In support of the fighting man

At the heart of feudalism is a basic idea common to any society with a warrior caste. Such men need to be provided for. In a simple economy this means that the produce of an appropriate number of peasants or serfs must underwrite the expenses of the fighting man. In ancient Sparta, where all free men are warriors, the support comes from the defeated and enslaved peasants of Messenia, known as the helots.

In medieval Europe the system is more complex. The central economic feature is the Manorial system. Transcending that, and dependent upon it, is the interconnecting network of loyalties and obligations which make up feudalism.

Lord and vassal: 8th - 12th century AD

The feudal system comes into focus during the 8th century, when the Carolingian dynasty is expanding its territory. Charles Martel grants his nobles rights over tracts of land, to yield the income with which they can provide fighting men for his army. This act of generosity, ultimately for his own benefit, requires an oath of loyalty in return.

Thus there develops the relationship between lord and vassal which is at the heart of feudalism. The lord gives the vassal an income-yielding fief (fehu-od in Frankish, the basis of the word 'feudal'). The vassal does homage to the lord, formalizing the relationship.

The largest fiefs are those given directly by monarchs to noblemen or barons, who then subcontract parts of these fiefs to vassals of their own. Only in this way, sharing out both the benefit and the obligation, can the king's vassals be sure of bringing their promised contingent of armed men into the field.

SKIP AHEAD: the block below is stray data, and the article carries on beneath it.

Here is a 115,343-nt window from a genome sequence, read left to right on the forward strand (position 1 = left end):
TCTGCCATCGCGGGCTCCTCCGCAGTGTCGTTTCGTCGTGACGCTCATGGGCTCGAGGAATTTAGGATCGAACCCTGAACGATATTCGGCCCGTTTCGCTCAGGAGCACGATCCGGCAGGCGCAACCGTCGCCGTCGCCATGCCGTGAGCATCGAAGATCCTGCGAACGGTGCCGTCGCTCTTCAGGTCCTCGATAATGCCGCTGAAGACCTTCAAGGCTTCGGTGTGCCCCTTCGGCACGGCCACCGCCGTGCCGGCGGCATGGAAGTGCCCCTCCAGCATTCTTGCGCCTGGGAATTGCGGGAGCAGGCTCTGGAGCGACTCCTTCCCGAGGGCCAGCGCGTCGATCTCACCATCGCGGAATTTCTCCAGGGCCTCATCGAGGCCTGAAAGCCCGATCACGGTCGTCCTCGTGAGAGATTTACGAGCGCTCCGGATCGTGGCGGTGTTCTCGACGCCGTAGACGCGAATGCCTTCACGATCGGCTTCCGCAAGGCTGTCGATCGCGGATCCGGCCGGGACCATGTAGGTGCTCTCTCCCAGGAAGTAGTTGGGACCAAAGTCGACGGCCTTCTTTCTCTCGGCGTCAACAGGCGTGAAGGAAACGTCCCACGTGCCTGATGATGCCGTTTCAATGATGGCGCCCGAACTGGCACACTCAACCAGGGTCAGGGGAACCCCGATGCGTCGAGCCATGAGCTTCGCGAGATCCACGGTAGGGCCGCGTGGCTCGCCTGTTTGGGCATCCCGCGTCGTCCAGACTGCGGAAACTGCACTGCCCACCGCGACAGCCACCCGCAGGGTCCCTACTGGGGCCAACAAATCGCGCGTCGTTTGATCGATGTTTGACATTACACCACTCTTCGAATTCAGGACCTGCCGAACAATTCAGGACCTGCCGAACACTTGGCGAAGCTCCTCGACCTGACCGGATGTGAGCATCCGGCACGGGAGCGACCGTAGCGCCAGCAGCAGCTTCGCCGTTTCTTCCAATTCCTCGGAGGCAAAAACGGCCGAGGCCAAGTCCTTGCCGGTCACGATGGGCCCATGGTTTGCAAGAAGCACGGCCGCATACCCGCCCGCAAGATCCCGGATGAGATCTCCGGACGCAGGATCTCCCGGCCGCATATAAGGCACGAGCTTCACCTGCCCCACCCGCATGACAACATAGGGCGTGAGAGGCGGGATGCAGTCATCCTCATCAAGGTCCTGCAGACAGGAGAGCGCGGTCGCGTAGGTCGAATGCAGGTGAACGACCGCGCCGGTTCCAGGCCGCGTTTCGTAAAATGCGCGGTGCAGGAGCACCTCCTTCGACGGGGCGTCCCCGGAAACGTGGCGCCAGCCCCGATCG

A pyramid of loyalty is thus created, in which each man - except at the very top and bottom - is a vassal to one lord and a lord to several vassals. At the very peak of European feudal society is the pope. By the end of the 12th century the Papacy has more feudal vassals than any temporal ruler.

Feudal Europe: 10th - 15th century

Although Feudalism develops as early as the 8th century, under the Carolingian dynasty, it does not prevail widely in Europe until the 10th century - by which time virtually the entire continent is Christian.

For the next 500 years, great accumulations of power and landed wealth pass between a few favoured players as if in a vast board game. The rules are complex, and to an outside eye deeply mysterious. But certain actions and qualifications bring a distinct advantage.

The top players in feudal Europe come from a small group of people - an aristocracy, based on skill in battle, with a shared commitment to a form of Christianity (at once power-hungry and idealistic) in which the pope in Rome has special powers as God's representative on earth. As a great feudal lord with moral pretensions, holding the ring between secular sovereigns, the pope can be seen as Europe's headmaster.

Bishops and abbots are part of the small feudal aristocracy, for they are mostly recruited from the noble families holding the great fiefs. Indeed bishops can often be found on the battlefield, fighting it out with with the best.

As in any other context, the strongest argument in Feudalism - transcending the niceties of loyalty - is naked force. The Normans in England or in Sicily rule by right of conquest, and feudal disputes are regularly resolved in battle.